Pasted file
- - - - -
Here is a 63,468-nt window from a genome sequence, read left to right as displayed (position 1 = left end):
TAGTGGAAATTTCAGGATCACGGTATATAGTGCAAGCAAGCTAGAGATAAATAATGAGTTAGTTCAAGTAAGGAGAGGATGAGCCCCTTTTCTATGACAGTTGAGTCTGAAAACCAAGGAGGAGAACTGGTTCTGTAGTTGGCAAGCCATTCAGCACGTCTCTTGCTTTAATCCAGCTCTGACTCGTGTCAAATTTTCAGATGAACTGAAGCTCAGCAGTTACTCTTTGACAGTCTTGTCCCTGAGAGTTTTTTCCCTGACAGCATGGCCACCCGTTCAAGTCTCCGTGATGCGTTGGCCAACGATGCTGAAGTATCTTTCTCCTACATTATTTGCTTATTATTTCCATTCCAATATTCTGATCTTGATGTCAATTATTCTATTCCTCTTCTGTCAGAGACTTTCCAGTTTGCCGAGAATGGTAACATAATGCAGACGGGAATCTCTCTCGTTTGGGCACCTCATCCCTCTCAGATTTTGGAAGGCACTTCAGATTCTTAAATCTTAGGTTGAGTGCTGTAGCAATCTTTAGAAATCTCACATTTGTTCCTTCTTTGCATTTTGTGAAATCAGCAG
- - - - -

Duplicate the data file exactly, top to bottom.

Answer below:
Here is a 63,468-nt window from a genome sequence, read left to right as displayed (position 1 = left end):
TAGTGGAAATTTCAGGATCACGGTATATAGTGCAAGCAAGCTAGAGATAAATAATGAGTTAGTTCAAGTAAGGAGAGGATGAGCCCCTTTTCTATGACAGTTGAGTCTGAAAACCAAGGAGGAGAACTGGTTCTGTAGTTGGCAAGCCATTCAGCACGTCTCTTGCTTTAATCCAGCTCTGACTCGTGTCAAATTTTCAGATGAACTGAAGCTCAGCAGTTACTCTTTGACAGTCTTGTCCCTGAGAGTTTTTTCCCTGACAGCATGGCCACCCGTTCAAGTCTCCGTGATGCGTTGGCCAACGATGCTGAAGTATCTTTCTCCTACATTATTTGCTTATTATTTCCATTCCAATATTCTGATCTTGATGTCAATTATTCTATTCCTCTTCTGTCAGAGACTTTCCAGTTTGCCGAGAATGGTAACATAATGCAGACGGGAATCTCTCTCGTTTGGGCACCTCATCCCTCTCAGATTTTGGAAGGCACTTCAGATTCTTAAATCTTAGGTTGAGTGCTGTAGCAATCTTTAGAAATCTCACATTTGTTCCTTCTTTGCATTTTGTGAAATCAGCAG